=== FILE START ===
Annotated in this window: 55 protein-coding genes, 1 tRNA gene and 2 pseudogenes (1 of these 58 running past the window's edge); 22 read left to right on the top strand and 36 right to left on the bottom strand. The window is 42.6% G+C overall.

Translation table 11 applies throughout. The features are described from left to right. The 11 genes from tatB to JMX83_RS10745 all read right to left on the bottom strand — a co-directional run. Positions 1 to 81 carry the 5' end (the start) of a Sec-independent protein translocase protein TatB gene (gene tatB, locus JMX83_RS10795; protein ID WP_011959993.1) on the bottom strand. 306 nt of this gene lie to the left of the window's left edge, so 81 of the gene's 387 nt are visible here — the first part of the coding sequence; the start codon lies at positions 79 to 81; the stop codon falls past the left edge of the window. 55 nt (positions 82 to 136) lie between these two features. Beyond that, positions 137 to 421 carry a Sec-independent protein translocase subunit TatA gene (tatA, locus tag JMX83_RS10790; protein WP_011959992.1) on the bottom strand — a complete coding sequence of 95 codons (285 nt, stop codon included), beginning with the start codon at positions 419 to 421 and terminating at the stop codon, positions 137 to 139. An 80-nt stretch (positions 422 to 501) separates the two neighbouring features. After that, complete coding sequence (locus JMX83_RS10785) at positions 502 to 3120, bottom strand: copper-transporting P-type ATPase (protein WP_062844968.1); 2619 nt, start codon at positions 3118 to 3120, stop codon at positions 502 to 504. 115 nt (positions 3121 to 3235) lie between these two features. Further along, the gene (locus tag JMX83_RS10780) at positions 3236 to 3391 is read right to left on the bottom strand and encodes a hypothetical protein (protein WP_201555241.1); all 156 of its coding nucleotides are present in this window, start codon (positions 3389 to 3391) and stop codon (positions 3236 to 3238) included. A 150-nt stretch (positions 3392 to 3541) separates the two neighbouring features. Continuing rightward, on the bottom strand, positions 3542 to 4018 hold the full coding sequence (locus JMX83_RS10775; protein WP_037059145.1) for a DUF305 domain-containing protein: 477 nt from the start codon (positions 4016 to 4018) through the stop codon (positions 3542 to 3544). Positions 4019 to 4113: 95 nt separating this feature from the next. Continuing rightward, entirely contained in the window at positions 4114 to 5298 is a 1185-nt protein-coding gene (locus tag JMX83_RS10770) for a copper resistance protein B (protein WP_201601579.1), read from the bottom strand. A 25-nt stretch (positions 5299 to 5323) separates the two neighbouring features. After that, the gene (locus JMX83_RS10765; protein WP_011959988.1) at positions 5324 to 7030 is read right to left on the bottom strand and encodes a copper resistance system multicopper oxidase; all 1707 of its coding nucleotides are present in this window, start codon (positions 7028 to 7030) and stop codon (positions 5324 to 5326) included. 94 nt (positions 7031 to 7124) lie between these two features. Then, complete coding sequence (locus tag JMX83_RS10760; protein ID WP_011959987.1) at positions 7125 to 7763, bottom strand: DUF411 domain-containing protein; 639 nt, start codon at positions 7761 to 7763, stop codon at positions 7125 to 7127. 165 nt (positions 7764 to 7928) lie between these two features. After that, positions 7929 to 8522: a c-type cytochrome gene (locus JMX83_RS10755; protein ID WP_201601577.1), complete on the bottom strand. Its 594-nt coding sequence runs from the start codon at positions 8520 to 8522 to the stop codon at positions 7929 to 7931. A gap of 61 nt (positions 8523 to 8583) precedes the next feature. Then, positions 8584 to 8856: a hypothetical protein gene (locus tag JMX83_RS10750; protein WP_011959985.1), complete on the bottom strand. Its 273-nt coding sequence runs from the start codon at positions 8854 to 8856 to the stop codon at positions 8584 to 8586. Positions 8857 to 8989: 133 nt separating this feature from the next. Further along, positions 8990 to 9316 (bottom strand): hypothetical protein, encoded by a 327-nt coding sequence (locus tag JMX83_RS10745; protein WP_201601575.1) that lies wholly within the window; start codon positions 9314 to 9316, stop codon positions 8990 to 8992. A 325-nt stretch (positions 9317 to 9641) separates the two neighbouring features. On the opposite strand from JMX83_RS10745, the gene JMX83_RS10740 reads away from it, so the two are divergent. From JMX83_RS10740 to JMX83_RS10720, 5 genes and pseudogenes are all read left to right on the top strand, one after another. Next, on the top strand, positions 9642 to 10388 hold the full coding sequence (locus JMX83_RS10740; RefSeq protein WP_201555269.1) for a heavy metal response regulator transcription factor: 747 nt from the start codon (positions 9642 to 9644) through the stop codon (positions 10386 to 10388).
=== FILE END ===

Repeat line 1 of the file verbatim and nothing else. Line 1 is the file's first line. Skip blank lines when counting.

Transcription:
Annotated in this window: 55 protein-coding genes, 1 tRNA gene and 2 pseudogenes (1 of these 58 running past the window's edge); 22 read left to right on the top strand and 36 right to left on the bottom strand. The window is 42.6% G+C overall.